The reality of build times
A major domestic building contract must specify a date when the work will be finished, or the number of days that will be required to finish the work.
Delays and extensions of time
Most contracts allow builders to claim an extension to the finish date when their work is delayed. A lazy or disorganised builder who has fallen behind schedule may deliver a number of claims for extensions of time towards the end of the project.
Consumers should carefully read the provisions in their contract dealing with delays and extensions of time.
Building contracts normally only permit extensions of time in certain circumstances that are beyond the builder’s control; for example, inclement weather, certain industrial disputes, delays by the consumer, and variations to the plans requested by the consumer. Consumers should carefully scrutinise a builder’s claims for extensions of time to ensure they are allowed by the contract.
Section 32 of the DBCA requires a builder to make allowances in the contract for inclement weather, public holidays, weekends, rostered days off and any other delays. These allowances must be exhausted by the builder before the builder is entitled to an extension to the completion date under the contract.
Important to note: each day onsite involves some costs to the builder, for example, the hire of equipment and labour. Delays caused by the consumer will normally attract a claim for additional money arising from the extended period that a builder is required to be onsite to complete the work. The consumer should be careful to avoid delaying the builder’s work.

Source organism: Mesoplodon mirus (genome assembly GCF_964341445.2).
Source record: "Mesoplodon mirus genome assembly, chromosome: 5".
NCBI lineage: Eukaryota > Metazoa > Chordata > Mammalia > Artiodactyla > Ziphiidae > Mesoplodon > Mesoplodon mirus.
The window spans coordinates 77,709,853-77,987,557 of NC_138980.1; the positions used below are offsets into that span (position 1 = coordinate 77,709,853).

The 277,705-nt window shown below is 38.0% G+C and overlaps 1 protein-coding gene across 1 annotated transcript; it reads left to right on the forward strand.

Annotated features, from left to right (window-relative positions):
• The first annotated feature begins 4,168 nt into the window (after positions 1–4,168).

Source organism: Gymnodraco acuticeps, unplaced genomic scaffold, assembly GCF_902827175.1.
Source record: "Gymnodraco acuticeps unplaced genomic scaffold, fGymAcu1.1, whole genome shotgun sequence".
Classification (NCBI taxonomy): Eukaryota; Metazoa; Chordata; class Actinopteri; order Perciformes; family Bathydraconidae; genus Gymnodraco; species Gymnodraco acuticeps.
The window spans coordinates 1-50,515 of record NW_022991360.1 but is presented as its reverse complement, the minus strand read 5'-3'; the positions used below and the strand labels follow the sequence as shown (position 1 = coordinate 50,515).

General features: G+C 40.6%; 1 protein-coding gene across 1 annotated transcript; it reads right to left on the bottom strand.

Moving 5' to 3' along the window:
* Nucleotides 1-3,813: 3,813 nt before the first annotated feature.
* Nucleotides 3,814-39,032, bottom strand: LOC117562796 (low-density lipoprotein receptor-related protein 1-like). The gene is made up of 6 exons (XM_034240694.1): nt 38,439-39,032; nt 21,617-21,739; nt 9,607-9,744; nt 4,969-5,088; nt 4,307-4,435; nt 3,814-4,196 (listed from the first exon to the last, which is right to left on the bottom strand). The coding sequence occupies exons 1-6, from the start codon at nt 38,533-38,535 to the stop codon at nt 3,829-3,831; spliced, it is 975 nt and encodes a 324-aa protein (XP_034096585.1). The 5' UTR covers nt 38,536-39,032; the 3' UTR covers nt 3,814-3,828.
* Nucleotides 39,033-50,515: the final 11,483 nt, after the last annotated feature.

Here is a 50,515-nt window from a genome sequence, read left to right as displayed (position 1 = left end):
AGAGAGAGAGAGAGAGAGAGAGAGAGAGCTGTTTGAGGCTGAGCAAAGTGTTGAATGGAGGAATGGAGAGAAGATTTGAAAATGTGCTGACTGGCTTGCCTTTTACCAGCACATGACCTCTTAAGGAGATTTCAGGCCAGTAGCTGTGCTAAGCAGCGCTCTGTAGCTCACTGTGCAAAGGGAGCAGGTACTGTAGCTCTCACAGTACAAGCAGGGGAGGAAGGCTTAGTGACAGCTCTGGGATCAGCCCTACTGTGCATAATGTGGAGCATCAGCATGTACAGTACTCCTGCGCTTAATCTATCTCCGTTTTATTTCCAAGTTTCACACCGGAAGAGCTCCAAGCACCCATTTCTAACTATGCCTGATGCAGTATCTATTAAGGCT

Most contracts require that a claim for an extension of time be made strictly in accordance with specific procedural requirements. While every contract prescribes its own procedure, certain processes tend to be common. A notice of delay and the intention to make a claim is usually required first. Following this, a formal claim is usually required, in accordance with the process set out in the contract.
The notice of delay is generally a notice ‘for information only’ and is not a claim. Contract administrators need to be aware of the distinction between a notice of delay and the making of a claim. The time bar is a clause or condition which limits the time within which certain contractual rights can be enforced. A notice must be given under a contract in order for it to be effective in building up a contractual entitlement. Time bars occur in construction contracts in different clauses for different purposes. For example, latent conditions, extensions of time, progress payments and disputes.
The Planbuild guarantee: we factor in time costs and allowances for unexpected delays upfront so that our customers do not have expectations that are unmet, our motto is on time build and customer satisfaction guarantee.